Reveling in Reading

This blog often touches upon writing and editing, but never really upon reading. It’s about time, wouldn’t you say?

I loved reading once upon a time, everything and anything.  As a kid, every second Friday, I’d stagger home, supporting a dozen books in my arms.  Nowadays, I rarely have the opportunity (time, energy, ability) to do so unless I’m reviewing a book or editing it.  How I miss the thrill of turning pages and losing myself.

Still, it’s important.  Reading is a great escape to other places, times, situations and scenarios, which can help us feel better by lessening depression, stress, anxiety.  It’s also been said to help reduce chances of developing Alzheimer’s (something that frightens me vastly, I freely confess, but maybe that’s for another post).  To put it simply, reading is brain food.  It feeds the brain, stimulates it . . . causes the cogs to twirl and whirl.

As you read, perhaps you identify with a character or relate to his/her situation.  What transpires may help define things for you, maybe even offer a solution.  Or possibly that character, the locale, action, simply transport you to another country or county, planet or dimension.  And all is good because for a wee while, everyday life is, well, not everyday.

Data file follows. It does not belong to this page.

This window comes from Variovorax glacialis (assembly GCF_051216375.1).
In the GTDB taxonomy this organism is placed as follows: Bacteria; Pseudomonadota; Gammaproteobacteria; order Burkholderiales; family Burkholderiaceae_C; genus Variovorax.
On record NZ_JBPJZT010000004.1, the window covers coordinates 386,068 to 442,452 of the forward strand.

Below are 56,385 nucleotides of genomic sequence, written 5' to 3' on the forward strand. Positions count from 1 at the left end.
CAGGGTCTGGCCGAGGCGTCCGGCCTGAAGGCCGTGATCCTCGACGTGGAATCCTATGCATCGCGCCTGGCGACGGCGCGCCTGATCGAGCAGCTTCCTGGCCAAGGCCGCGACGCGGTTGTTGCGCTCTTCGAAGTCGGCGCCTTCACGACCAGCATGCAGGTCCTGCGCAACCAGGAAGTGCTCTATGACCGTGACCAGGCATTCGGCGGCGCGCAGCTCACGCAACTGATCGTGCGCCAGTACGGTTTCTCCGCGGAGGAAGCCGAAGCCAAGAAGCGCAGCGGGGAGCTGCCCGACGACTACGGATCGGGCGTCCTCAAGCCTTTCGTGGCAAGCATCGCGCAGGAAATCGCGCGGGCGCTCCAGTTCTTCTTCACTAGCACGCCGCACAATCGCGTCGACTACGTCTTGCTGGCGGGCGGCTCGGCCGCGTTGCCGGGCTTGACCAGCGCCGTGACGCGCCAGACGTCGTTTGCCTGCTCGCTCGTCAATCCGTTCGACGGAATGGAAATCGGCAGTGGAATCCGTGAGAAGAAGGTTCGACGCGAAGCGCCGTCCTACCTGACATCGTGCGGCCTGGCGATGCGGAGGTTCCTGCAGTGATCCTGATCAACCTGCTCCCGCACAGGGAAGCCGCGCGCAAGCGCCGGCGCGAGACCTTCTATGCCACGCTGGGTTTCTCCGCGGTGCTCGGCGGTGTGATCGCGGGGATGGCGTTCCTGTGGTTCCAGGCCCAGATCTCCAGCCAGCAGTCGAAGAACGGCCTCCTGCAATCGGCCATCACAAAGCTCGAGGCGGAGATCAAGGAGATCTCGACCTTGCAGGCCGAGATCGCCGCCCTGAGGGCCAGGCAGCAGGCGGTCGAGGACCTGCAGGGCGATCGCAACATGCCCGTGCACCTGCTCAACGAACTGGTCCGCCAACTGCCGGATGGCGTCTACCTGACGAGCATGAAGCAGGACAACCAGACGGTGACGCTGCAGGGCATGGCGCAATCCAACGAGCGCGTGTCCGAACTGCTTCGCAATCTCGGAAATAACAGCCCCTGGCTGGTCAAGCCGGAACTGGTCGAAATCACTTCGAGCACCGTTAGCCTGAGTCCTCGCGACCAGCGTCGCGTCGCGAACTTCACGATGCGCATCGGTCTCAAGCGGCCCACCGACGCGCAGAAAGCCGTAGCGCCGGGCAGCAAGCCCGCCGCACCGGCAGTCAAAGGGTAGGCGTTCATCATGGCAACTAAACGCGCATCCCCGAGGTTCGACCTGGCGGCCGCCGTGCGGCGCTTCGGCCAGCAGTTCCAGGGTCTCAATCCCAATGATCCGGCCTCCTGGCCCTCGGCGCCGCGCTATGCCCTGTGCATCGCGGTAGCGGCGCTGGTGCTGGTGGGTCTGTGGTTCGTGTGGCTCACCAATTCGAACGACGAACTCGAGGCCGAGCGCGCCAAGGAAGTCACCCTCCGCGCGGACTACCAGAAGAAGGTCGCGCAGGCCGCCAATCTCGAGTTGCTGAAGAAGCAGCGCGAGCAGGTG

Reading can prove an effort with all the distractions and demands we experience these days but doing so is a great way to [learn to] focus, thus not being distracted or prone to give in to another demand.  The best way to enjoy a book and not be sidetracked: find a comfortable place that’s free of computers, TVs, and phones.  In fact, if they are nearby, turn them off!  Settle in and give that book the attention it deserves.

To engage in a book is entertaining and/or engaging.  If it’s nonfiction, you’re acquiring knowledge; maybe you’ll use it, maybe you won’t.  Reading allows you to learn, even if it’s fiction and even if it’s a minor detail, something trifling.  Nothing wrong with adding a bit of trivia to the encyclopedia tucked in our head … and nothing wrong with augmenting our vocabulary, either.

For us bloggers and authors, reading enables us to get a feel for other writers’ styles, to discover what works and why, and to ultimately improve our own blogging and writing.  We can even read about how to do that, if we’re so inclined.  The book world is our oyster.

And, if you’re anything like me, someone who has trouble sleeping, it’s said that reading at bedtime actually enables you to sleep better if you make it part of your nighttime routine.

And what about reading print versus digital?  It’s said we should engage in both, although print has more benefits (particularly at bedtime, as just mentioned).

There are studies, too, that suggest people who read regularly live longer.  Can’t say I really care one way or the other, but interesting nevertheless.

My posts are never meant to be overly detailed (I like to avoid the snoozzzzzzze factor), but are intended to tickle your curiosity and, hopefully, inspire you to find out more.  So I leave you with this.  Revel in a good read—often.  You define “good”.  Read what you like, floats your boat, intrigues and entertains you, and let it take you as far as you want to go.